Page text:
Who Or What Is Intergroup?
Intergroup is a meeting of the meetings in your area. Intergroup meets for a variety of reasons which promote SCA unity, however, it is very important to understand that Intergroup does not “govern” any meeting. Tradition Four states, “Each group should be autonomous, except in matters affecting other groups or SCA as a whole.” If a matter arises in a meeting that needs attention, then the people in that meeting make the deciding vote – not Intergroup.
Most of the larger cities have an Intergroup. Most of the smaller cities and towns run business meetings which act as their Intergroup. A business meeting usually irons out any kinks in the meeting(s) and creates an environment for change. Intergroup generally meets once a month and follows a consensus of all of the members of SCA in your area and is designed to establish a mode of communication, to form SCA unity and to increase SCA’s -outreach services. Like Intergroups in larger cities, as the number of meetings in your area grows, you may want to combine your efforts with members of other meetings to organize an event (e.g., a conference, a retreat, a holiday party or picnic).
Very similar to your home meeting, most Intergroups hold elections for one-year terms for the following positions: Chair, Treasurer, Secretary (who records the minutes of each meeting), Literature Chair, and ISO Representatives). Some terms and offices may vary from city to city. Any member of SCA can go to an Intergroup meeting. Some cities require that only designated Intergroup Representatives from home meetings may vote at Intergroup meetings.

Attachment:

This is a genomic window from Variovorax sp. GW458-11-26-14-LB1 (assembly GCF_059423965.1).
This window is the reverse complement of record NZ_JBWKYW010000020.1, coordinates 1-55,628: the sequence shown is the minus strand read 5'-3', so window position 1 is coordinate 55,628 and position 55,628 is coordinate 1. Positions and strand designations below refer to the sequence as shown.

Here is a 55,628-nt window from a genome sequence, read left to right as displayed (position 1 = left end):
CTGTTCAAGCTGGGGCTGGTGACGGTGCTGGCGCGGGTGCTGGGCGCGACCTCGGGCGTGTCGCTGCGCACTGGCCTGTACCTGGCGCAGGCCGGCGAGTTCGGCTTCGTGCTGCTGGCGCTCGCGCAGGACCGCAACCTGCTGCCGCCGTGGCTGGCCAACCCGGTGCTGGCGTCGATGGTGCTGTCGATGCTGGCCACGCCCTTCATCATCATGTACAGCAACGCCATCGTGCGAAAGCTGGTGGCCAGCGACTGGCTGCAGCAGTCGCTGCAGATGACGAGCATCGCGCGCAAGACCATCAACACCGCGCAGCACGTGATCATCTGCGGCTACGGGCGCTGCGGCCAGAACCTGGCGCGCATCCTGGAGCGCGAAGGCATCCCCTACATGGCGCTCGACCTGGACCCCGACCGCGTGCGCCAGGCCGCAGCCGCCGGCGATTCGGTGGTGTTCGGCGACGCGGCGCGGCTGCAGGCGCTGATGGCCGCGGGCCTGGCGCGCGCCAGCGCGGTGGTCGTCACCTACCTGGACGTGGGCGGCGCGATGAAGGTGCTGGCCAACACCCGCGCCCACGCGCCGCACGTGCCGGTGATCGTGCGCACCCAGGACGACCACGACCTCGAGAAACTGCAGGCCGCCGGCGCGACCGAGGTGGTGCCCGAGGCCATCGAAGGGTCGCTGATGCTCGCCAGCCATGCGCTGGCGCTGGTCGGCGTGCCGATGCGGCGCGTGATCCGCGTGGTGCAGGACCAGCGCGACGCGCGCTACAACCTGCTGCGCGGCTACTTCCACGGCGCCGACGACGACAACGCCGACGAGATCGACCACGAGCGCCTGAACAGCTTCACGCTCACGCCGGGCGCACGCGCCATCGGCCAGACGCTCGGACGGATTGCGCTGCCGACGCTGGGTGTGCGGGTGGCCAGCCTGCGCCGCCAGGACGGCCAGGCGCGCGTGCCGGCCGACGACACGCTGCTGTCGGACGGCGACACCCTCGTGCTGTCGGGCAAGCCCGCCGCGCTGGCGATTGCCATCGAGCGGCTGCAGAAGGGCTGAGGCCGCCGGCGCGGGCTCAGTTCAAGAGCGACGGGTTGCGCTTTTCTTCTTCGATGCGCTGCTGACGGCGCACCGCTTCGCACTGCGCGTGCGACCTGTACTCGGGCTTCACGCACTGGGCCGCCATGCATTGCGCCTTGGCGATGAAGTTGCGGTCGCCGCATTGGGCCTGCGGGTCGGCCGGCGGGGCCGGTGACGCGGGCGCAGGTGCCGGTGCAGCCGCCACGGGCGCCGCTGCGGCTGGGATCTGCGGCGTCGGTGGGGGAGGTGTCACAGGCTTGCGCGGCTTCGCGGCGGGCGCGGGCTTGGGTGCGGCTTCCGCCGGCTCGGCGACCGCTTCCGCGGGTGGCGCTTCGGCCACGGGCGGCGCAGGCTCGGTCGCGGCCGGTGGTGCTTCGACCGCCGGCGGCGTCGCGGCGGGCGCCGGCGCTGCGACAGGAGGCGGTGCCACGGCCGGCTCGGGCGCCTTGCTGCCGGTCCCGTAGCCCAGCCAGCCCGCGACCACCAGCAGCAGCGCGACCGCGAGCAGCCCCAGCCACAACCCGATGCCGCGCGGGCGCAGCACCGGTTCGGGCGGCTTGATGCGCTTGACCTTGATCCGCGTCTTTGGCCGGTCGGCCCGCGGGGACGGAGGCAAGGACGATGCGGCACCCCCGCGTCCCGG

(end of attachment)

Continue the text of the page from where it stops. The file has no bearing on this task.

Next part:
The following is a possible agenda for an Intergroup meeting (but not all Intergroup meetings):
- Statement of Purpose – Introductions
- Approval of Minutes of last meeting
- Treasurer’s Report
- Committee Reports
- Old Business
- New Business
- Serenity Prayer
Who Holds The Offices Of The Meeting?
You’re the Chair of the meeting right from the start. This is important for two reasons: (1) you know best how meetings are typically organized and how they function, and (2) the people who are allowing you to use the space will feel more comfortable if they see your face every week – at least until the meeting has been going awhile.
Not all cities hold the same offices for their meetings; however, here are some of the other offices which you may decide to establish: Treasurer, Literature Person and Intergroup Representative. You may start out being all of these, but don’t worry. Once the meeting takes off, you’ll find people interested in doing service and filling in those positions. When you do know the names of the people holding office in the meeting, register their names with the Intergroup Secretary.
Then, after the meeting is well on its way, it is customary to hold elections every 3-6 months, to relieve the people currently holding office of their duties. This is known as “doing service.” Service is one of the tools that help us get better – it’s “a way of helping ourselves by helping others.” So don’t be afraid to ask for help. You may have started the meeting, but that doesn’t mean that you have to carry the meeting for the rest of your life.
What Are The Duties Of The Chair Or Secretary?
You run the meeting from start to finish. The Treasurer will announce when the Treasurer’s Break is, but other than that, you follow the format that’s been established. If it’s a qualification meeting, you are responsible for finding speakers. You are responsible for seeing that the meeting starts and ends on time, and that all furniture, lights, etc., are returned in the manner in which you found them.
What Are The Duties Of The Treasurer?